This analogy the author thought would paint a picture for his audience an idea of what Paul was doing in his preaching and cultural differences. “When Paul arrived in, Thessalonica and announced that Jesus was Lord, it must have felt like someone telling an audience about a game they did not play, being won by a team they did not know. Announcing that the crucified and risen Jesus of Nazareth is Israel’s true King and therefore the World’s true Lord. This would not have made any sense at all to a first-century pagan. To suppose a Jew would become Lord of the world was ridiculous to a citizen of Rome”.
Paul saw that what the non-Jewish world needed was a Jewish message about the one true God and what this God had done in Jesus the Messiah. The God of Abraham, Isaac and Jacob, he insisted, was the one true God, the world’s creator, who revealed Himself to Israel. Then God acted through Jesus for the whole world.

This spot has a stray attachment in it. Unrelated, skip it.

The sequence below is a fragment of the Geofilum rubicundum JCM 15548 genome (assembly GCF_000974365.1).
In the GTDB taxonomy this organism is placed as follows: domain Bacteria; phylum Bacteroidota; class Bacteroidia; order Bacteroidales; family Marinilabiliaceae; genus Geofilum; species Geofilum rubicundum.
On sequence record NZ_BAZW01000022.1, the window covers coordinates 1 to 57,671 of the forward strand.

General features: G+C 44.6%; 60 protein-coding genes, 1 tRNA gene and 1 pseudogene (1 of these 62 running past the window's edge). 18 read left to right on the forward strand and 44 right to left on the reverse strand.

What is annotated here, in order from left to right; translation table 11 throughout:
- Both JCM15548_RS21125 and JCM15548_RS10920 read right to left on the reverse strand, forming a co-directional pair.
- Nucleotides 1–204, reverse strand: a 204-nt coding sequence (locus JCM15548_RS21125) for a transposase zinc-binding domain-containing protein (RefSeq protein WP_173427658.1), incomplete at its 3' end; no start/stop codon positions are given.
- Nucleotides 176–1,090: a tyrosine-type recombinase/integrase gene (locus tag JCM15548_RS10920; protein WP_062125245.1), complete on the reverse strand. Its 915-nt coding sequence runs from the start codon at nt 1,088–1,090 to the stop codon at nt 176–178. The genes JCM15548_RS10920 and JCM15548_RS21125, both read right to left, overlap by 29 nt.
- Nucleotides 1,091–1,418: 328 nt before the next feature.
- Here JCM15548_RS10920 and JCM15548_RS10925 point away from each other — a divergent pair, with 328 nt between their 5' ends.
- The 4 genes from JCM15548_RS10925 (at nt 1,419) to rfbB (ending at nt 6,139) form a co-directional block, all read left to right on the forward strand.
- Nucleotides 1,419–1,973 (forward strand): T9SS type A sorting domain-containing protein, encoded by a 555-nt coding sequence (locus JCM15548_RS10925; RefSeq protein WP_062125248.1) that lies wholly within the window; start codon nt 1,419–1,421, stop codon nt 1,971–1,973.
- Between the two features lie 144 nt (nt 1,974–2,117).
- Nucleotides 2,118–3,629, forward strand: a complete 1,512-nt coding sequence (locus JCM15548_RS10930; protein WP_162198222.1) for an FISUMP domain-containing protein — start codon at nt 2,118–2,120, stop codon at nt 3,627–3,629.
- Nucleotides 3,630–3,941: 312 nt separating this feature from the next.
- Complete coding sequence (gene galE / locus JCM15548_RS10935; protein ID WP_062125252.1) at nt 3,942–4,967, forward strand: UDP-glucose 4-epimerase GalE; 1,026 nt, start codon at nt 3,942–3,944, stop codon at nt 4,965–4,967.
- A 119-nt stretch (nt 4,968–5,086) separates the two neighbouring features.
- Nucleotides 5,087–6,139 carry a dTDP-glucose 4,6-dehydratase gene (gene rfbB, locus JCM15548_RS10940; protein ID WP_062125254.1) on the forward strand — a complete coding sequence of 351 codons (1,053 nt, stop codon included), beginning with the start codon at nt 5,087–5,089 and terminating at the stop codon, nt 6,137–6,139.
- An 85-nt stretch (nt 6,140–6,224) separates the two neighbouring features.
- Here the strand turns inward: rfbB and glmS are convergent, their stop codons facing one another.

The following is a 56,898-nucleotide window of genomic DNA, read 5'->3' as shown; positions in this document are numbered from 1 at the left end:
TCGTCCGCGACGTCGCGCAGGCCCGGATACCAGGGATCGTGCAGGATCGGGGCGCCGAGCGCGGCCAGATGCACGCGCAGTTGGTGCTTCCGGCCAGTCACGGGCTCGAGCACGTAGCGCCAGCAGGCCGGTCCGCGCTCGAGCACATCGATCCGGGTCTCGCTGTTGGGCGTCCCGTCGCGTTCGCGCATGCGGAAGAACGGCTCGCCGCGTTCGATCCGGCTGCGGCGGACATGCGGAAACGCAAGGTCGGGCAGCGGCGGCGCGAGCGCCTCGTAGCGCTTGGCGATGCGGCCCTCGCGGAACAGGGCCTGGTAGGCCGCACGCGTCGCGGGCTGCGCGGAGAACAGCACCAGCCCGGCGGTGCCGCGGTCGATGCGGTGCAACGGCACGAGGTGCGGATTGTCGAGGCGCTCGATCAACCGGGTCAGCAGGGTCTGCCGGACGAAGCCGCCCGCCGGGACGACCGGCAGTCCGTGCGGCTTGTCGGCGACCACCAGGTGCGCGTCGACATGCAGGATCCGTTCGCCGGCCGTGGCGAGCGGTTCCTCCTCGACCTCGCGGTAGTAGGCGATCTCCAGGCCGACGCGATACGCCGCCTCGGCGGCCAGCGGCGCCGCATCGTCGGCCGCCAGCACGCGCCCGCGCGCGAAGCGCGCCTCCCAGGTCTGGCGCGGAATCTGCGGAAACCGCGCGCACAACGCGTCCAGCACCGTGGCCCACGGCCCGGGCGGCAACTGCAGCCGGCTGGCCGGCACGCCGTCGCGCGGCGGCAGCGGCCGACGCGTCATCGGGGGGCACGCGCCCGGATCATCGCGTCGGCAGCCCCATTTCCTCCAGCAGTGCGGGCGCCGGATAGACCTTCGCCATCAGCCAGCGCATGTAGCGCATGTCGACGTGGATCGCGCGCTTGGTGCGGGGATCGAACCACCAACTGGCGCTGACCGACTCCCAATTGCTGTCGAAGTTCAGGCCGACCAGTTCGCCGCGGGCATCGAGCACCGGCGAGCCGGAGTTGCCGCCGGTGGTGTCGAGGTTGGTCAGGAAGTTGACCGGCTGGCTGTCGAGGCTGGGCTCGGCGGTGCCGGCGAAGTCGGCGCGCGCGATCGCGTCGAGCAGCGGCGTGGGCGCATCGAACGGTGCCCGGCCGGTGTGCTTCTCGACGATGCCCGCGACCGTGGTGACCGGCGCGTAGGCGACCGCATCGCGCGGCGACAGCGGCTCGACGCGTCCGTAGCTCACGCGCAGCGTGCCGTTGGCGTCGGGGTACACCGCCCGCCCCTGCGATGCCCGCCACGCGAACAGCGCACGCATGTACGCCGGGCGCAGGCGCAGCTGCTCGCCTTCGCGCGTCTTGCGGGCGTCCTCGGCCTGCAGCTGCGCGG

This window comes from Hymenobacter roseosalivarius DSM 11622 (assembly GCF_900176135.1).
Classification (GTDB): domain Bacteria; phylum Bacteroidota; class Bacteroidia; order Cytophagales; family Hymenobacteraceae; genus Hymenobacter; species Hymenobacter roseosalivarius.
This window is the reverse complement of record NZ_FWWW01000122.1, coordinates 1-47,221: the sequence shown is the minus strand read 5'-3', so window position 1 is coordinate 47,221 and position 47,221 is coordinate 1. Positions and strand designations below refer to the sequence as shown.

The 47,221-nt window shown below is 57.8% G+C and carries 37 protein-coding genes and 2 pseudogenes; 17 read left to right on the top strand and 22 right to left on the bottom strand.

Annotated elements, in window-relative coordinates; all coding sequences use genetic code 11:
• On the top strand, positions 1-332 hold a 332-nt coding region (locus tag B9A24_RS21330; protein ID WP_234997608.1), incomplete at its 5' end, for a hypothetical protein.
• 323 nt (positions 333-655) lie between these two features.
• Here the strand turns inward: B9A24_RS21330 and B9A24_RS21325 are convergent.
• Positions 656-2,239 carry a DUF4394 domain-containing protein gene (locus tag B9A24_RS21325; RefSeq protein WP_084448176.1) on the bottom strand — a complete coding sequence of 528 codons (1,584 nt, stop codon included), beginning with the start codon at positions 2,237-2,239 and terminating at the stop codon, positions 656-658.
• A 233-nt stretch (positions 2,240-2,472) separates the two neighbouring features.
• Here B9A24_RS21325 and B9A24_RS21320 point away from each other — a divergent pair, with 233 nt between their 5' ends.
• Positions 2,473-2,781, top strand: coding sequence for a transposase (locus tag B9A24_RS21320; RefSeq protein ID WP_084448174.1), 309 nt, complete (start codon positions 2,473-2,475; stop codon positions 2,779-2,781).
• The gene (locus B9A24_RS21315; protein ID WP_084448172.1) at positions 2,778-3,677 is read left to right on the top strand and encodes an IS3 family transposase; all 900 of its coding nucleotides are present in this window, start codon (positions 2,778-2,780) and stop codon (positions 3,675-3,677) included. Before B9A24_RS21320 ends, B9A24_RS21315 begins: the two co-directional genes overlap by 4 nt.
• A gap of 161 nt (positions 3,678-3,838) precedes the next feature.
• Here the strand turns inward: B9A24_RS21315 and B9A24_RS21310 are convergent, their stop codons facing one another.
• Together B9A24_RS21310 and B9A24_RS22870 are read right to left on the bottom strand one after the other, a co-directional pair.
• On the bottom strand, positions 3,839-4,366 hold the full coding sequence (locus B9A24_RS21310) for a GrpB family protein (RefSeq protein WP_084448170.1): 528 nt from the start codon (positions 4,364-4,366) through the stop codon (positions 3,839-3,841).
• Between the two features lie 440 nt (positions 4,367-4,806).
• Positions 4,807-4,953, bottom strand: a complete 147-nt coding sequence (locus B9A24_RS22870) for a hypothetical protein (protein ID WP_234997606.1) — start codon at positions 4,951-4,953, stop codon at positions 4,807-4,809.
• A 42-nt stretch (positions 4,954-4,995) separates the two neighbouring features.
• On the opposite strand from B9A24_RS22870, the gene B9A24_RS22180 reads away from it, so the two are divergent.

Paul was a pioneer missionary, He was telling a story and making a royal proclamation. The word “Gospel” was used in this time frame proclaiming the good news about the emperor of Rome, the Caesar colt, the fastest growing religion. Paul used the word “Gospel” when he was summoning all people to join in the community that hailed Jesus Christ, not Caesar as the true lord. To announce this gospel in today’s world means confronting postmodernity, post secularism, with the same challenging word, to let today’s Caesar’s know that Jesus is Lord.
Michael Devlin lecture of Paul’s preaching of the Crucified and Risen Jesus Christ as lord had four main points: